What is cholesterol?
- High-density lipoprotein (HDL) – the “good” cholesterol that you’ll want to keep high (remember “H” for high)
- Low-density lipoprotein (LDL) – the “bad” cholesterol that you’ll want to keep low (remember “L” for low)
Cholesterol risk factors
- Not enough exercise
- Eating a diet high in saturated and trans fat
- Alcohol abuse
- Kidney disease
- Liver disease
- Family history of high cholesterol
- Men aged 40 and up
- Women aged 50 and up or post-menopausal
- People with diabetes
- Anyone with a family history of heart disease or stroke, and certain other health conditions
- If you are overweight
- Current cigarette smokers
Diet and cholesterol
- Plan a meal around meat substitutes like lentils and beans
- Choose leaner cuts of meat
- Remove the skin from poultry
- Eat fish (fatty fish such as salmon, mackerel, sardines, tuna, and trout) twice a week
- Choose egg whites
- Choose low-fat dairy products
- Avoid foods with unhealthy trans fats
- Use small amounts of vegetable oil (olive, canola, sunflower) and margarine
- Prepare foods without adding fat. Roast, steam, broil and bake instead.
- 7-10 daily servings of vegetables and fruit
- 6-8 daily servings of grains
If you are overweight, you may have higher levels of “bad” (LDL) cholesterol and less “good” (HDL) cholesterol.
- Fad diets are not a healthy approach to losing weight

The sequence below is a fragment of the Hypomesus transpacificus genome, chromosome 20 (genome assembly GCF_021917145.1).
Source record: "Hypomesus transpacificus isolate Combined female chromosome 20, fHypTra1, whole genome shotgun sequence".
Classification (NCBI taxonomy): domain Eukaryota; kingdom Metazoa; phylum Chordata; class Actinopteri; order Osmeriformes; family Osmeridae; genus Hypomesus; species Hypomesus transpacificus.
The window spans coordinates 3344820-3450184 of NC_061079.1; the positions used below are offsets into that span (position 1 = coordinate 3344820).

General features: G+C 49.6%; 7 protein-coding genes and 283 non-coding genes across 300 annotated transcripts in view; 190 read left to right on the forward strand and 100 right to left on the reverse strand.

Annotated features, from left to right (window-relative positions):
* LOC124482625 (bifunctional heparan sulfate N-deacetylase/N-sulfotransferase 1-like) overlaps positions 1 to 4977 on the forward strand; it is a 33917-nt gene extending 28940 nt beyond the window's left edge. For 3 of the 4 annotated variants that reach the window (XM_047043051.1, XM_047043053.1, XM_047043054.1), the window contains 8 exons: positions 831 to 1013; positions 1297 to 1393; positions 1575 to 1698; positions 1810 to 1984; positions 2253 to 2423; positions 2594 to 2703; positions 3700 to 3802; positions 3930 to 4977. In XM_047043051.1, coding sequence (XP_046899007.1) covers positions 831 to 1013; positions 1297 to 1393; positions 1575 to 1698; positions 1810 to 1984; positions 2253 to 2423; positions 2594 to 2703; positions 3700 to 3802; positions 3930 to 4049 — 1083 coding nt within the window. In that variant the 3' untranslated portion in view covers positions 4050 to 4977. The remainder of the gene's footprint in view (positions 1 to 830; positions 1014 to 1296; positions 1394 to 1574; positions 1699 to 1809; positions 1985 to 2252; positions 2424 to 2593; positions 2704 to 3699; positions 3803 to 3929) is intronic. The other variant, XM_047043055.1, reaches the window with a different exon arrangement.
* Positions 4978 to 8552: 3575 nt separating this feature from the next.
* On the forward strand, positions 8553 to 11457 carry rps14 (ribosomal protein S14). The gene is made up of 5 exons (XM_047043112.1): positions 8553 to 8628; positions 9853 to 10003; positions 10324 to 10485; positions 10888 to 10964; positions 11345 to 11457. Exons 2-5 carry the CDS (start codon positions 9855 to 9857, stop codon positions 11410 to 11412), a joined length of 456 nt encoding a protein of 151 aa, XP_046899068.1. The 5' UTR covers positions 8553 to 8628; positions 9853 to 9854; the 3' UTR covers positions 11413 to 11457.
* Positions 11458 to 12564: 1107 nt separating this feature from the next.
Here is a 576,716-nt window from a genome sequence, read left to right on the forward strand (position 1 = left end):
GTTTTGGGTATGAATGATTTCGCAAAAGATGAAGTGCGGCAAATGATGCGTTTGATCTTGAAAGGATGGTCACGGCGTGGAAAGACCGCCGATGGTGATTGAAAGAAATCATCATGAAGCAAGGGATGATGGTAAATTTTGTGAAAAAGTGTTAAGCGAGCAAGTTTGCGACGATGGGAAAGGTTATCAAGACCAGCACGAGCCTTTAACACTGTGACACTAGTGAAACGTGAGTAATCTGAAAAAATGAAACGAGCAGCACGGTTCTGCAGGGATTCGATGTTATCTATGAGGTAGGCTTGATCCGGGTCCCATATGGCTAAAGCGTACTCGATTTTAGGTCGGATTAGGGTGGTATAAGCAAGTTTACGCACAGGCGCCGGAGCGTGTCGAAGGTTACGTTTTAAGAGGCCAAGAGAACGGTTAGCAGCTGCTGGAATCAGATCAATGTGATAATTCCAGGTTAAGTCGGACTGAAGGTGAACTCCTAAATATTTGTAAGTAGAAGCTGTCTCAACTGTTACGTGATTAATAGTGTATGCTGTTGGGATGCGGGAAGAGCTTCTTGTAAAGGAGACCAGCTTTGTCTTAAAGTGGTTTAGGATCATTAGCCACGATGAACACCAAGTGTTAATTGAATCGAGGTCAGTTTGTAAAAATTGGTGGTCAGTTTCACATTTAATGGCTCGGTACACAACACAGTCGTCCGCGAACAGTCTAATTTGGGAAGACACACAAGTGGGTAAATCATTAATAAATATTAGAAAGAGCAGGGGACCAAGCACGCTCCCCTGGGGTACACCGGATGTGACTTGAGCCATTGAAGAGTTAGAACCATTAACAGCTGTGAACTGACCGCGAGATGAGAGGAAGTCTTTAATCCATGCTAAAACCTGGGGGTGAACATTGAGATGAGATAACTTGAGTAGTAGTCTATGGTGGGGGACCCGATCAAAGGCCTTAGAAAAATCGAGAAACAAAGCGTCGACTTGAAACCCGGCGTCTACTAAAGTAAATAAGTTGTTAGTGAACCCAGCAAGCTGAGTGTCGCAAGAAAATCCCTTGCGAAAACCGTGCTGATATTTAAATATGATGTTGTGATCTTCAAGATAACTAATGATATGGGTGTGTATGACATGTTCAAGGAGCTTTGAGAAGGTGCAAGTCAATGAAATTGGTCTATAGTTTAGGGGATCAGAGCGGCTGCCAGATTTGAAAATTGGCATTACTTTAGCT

- Lose weight gradually by eating healthy food
- Watch meal portions
- Helps increase your “good” cholesterol
- Helps control your blood pressure, weight, and blood sugar (if you have diabetes)
- Acts as a stress-reliever
- Start by doing 10 minutes of exercise a day
- Work up to 30 minutes or more each day
Questions to ask
- Do I have risk factors for high cholesterol?
- What practical steps can I take to reach my target total cholesterol number?
- How often should I have my cholesterol checked?
- Besides cholesterol, are there other changes I can make that will reduce the risk of heart attack and stroke?
- Is my cholesterol therapy the best for me?
This information should not be used as a substitute for the medical care and advice of your doctor. There may be variations in treatment that your physician may recommend based on individual facts and circumstances. If you have questions about your symptoms, ask the Pharmacist at Walmart for more information, and/or contact your doctor.